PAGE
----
Absence of lipoprotein lipase in cultured human adipose stromal cells.
To develop a system for studying the regulation of adipose tissue lipoprotein lipase (LPL) in human cells, we isolated cells from the stromalvascular fraction of human adipose tissue and propagated them in tissue culture. These cells were cultured in medium containing fetal bovine, horse, or human sera in the absence or presence of aminoglycoside antibiotics. After the cells had been at confluence for at least 1 week, they were exposed to medium containing insulin, 3-isobutyl-l-methylxanthine (IBMX), and dexamethasone, in an attempt to induce differentiation into cells which produce LPL. Stromal cells in 62 cultures from 20 subjects were monitored for any LPL activity secreted into the culture medium. In addition, cultures were assayed for activity releasable with heparin, and extractable from cell digests in nonionic detergent. Upon reaching confluence, the human adipose tissue stromal cells began to accumulate lipid droplets. However, no consistent LPL activity was measured in the culture medium or after exposure to heparin. Five cultures contained a minimal amount of detergent extractable hydrolytic activity. In contrast, cultures of rat stromal cells not exposed to insulin, IBMX, and dexamethasone, contained assayable LPL in the culture medium (3.3 +/- 1.6 nEq/min/ml) and in the heparin-releasable fraction (1.7 +/- 0.5 nEq/min/10(6)cells). Thus, human adipose tissue stromal cells do not represent a useful system for studying the regulation of LPL. Although these cells accumulate some lipid, the absence of measurable LPL suggests that complete differentiation has not yet occurred.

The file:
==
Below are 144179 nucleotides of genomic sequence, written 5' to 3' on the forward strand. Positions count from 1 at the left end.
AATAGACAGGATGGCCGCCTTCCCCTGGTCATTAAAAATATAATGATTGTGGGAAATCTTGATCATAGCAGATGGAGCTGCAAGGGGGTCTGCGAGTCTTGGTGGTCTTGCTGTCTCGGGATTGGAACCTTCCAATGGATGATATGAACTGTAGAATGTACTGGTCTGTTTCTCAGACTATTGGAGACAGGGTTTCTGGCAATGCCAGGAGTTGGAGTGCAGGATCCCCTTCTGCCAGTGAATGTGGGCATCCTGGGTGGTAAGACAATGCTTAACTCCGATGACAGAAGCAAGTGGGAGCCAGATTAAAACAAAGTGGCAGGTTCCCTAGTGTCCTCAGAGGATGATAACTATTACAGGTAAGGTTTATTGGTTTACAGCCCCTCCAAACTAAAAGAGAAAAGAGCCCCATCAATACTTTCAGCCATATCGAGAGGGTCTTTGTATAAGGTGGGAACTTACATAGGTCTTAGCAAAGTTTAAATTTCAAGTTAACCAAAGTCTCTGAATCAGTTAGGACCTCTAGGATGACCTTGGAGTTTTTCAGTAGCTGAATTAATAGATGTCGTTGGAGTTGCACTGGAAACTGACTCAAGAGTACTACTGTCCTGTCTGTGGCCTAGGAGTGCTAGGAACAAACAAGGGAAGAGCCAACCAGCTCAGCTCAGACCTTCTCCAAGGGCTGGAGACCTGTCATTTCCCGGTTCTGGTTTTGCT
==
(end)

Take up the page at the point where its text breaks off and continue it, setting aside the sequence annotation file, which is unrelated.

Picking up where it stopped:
- Copyright © 1984 by American Heart Association